I found Season 2 of Stranger Things on Netflix far more engaging than the first. Though I enjoyed Season 1 a lot, I remember feeling like things were moving a bit slow. Granted, it lead to an great pay off at the end of the season, I wanted the pace to pick up a little more just to keep me engaged throughout. With respect to Season 1, S2 ramped the pace up and shared massive amounts of information that kept me engaged every episode. Each episode had a reveal that made the story zoom by.
Here are four things that stood out to me, as an actor, about Stranger Things Season 2.
I’ll start with the good…
ONE. Stellar acting performances!
Noah Schnapp (played Will Byers) was exceptional. His role in the show required, in my opinion, the toughest job, having to switch back and forth between his character, someone we’ve gotten to know, and being possessed by the shadow monster; screeching in agony from burning; and being able to portray clairvoyance with his active listening. I was blown away by his performance from scene to scene. Such great talent from such a young, but wise, actor!
Gaten Matarazzo (played Dustin Henderson) is perfect casting in a nutshell. His role is the comedic release we all need, and his timing and nuance with each of his jokes is spot on. In my opinion, he gets the best scenes — and I think I believe that only because he looks like he’s having so much fun, which is truly an innate quality.
Sadie Sink (played Max Mayfield) was a scene stealer. Maybe it was her toughness, but each scene she was in, she commanded my attention. I appreciated her character’s struggle of power with her older brother, and her developing relationship with Lucas.
TWO. The editing.
I enjoyed the way the editors created motifs with sequences and played with our expectations by setting up one potential outcome, and surprising us with an exciting reveal or twist.
For instance, the episode Mad Max. I love the introduction to the episode, and how this unknown character, face painted like a Mad Max character, and a squad of rebels race away in a van followed by police. Then to have the name Mad Max brought in through a video game, and later revealing that identity as someone completely unrelated.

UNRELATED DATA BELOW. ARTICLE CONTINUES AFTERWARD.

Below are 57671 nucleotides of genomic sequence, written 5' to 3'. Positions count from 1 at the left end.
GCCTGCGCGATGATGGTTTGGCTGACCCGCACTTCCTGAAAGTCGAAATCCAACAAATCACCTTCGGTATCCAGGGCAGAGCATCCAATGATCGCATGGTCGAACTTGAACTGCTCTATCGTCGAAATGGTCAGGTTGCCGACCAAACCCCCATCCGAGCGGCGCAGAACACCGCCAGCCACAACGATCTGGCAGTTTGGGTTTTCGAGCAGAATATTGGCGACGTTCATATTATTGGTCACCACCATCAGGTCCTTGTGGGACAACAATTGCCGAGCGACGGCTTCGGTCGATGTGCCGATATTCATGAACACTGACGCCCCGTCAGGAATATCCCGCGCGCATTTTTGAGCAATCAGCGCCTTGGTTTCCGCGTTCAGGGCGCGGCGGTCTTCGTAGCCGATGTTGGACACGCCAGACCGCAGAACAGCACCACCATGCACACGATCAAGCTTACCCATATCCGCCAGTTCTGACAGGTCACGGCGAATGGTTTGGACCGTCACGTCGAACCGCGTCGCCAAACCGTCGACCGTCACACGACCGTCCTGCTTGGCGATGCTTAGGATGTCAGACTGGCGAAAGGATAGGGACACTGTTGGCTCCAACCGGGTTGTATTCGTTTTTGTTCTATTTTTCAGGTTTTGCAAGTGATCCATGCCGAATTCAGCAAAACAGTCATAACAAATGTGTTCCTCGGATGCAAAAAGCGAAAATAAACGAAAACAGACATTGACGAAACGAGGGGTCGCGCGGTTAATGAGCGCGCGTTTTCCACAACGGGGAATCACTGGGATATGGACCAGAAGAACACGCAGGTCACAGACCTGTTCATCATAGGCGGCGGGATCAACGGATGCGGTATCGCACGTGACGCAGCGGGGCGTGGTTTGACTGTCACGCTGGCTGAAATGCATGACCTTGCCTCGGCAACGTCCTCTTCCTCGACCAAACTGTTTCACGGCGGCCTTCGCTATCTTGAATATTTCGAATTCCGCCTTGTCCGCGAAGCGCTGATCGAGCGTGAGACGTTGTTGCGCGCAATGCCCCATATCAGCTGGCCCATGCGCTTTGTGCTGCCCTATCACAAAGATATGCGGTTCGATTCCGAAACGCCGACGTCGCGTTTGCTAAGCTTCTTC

I enjoy those nuggets of information that lead the audience down one path, and reveals something totally new and exciting. There were many like this throughout each episode making it fun to watch.
I also really liked the mirroring the editors did with the start of the season and the end of the season. In episode two, there’s a montage type sequence where we visit each of the kids as they’re getting ready in their halloween costumes. It gets us reacquainted with who they are in the context of their surroundings.
This same montage style motif is repeated in the final episode, Chapter Nine: The Gate, after all the chaos that developed throughout the season has transpired. At this point, the kids are getting reacquainted with their adolescence as they get ready for their school dance. Their bond, strengthened, and their characters more mature than at the start. This mirroring effect was a nice subtle way of reminding the audience how far this group of people have come.
THREE. Questionable Choices
I found there to be a number of questionable narrative choices that left me confused, or derailed my “suspension of disbelief”.
Throughout the season we get to know Billy Hargrove (played by Dacre Montgomery), whose acting was great — I despised every cell in his being. His brash and seemingly racist energy comes on palpably strong through his over protectiveness over his sister, yet equal with disdain towards her. I was waiting for the moment we got more insight into his backstory to see why he turned out to be such a grade A prick.